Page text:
Transportation headlines, Monday, July 12

Here’s a look at some of the transportation headlines gathered by the Metro Library. The full list of headlines is posted on the library’s blog.

Something more important than free tickets (LAObserved)

Longtime political reporter and editor Bill Boyarsky opines that he doesn’t see what the big hoo-ha is over a story involving how a certain big-city mayor gets into big events. But Boyarsky thinks that while the media pays attention to that, they’re missing a much better — and less sexy — story about L.A. Mayor Antonio Villaraigosa’s 30/10 Initiative and the fact that Congress seems to be embracing it. The plan seeks to build a dozen transit projects in the next decade instead of the next three decades.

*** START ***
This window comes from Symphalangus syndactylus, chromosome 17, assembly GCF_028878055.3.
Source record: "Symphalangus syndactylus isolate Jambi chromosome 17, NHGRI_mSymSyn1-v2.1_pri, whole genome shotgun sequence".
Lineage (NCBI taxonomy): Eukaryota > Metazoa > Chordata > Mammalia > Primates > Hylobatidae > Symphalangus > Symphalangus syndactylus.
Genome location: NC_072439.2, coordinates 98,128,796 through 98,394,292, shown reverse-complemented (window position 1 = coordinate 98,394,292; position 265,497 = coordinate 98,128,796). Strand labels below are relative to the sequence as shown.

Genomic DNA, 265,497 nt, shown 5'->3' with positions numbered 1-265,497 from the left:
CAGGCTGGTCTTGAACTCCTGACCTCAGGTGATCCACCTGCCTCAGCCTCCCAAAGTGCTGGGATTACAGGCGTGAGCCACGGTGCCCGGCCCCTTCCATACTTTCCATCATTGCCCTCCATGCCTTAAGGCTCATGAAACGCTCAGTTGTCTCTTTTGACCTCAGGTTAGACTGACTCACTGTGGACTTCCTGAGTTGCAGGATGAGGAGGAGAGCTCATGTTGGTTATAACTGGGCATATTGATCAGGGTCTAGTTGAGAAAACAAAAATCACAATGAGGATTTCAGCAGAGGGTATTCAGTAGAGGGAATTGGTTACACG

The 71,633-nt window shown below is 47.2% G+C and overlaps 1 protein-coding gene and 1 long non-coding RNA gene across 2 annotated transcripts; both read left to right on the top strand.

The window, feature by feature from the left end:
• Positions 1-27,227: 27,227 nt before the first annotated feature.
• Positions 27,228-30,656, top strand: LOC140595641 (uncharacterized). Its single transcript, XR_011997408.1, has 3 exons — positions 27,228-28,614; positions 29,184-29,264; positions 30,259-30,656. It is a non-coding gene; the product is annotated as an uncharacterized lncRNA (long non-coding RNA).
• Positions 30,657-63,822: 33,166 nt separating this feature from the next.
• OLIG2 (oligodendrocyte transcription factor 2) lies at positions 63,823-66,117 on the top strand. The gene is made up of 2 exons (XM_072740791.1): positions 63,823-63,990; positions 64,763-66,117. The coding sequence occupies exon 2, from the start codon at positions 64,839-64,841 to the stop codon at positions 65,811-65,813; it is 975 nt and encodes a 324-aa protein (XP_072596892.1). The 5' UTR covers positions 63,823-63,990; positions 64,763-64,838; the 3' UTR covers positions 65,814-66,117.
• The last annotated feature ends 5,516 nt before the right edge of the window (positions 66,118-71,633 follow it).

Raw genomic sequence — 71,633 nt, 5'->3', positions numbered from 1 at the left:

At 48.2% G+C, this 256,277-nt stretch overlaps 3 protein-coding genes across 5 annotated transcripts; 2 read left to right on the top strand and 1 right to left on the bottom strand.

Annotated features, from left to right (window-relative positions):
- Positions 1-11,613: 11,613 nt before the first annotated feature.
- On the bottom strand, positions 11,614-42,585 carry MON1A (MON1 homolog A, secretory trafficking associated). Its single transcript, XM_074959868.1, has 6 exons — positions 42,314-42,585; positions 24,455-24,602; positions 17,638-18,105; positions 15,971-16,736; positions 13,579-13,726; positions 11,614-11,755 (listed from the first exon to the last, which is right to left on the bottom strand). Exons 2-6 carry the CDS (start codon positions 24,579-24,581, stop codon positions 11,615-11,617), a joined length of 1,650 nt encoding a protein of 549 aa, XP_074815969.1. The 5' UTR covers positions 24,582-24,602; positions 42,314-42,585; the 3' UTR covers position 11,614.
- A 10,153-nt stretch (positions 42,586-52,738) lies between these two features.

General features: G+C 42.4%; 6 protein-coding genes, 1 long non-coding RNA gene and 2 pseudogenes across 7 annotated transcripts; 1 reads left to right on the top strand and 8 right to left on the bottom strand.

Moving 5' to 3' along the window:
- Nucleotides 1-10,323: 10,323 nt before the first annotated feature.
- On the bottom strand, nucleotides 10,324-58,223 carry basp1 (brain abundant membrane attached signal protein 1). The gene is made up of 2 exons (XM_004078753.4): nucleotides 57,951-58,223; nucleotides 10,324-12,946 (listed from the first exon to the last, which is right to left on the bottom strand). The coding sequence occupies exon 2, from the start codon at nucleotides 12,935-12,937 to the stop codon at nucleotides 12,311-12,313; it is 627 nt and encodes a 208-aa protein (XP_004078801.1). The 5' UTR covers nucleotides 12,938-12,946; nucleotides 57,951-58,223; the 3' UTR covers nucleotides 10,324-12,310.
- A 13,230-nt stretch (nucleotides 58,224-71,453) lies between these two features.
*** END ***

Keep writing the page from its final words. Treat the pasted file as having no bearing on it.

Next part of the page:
Bring on more BRT (The City Fix)

The blog follows up on New York Magazine’s recent story about how bus rapid transit will be the future of transit expansion in New York City — not building more subways. The blog provides a good overview of how BRT is getting momentum and looks at a push by the New York MTA to improve bus lanes there by keeping them free of taxis and delivery trucks that often block them. Los Angeles County doesn’t get a mention, but I think it’s inevitable that the region will see more bus lanes in the future.

Gubernatorial candidates on high-speed rail (San Jose Mercury News)

Republican candidate Meg Whitman is against the bullet train project, saying through a spokesperson that it’s too expensive. Democratic candidate Jerry Brown is for it, saying it’s a “bold” plan — and one he has pushed since the early 1980s. The paper takes a look at the politics of high-speed rail on the San Francisco Peninsula, where Whitman lives and where several lawsuits have tried to stop or reconfigure the project.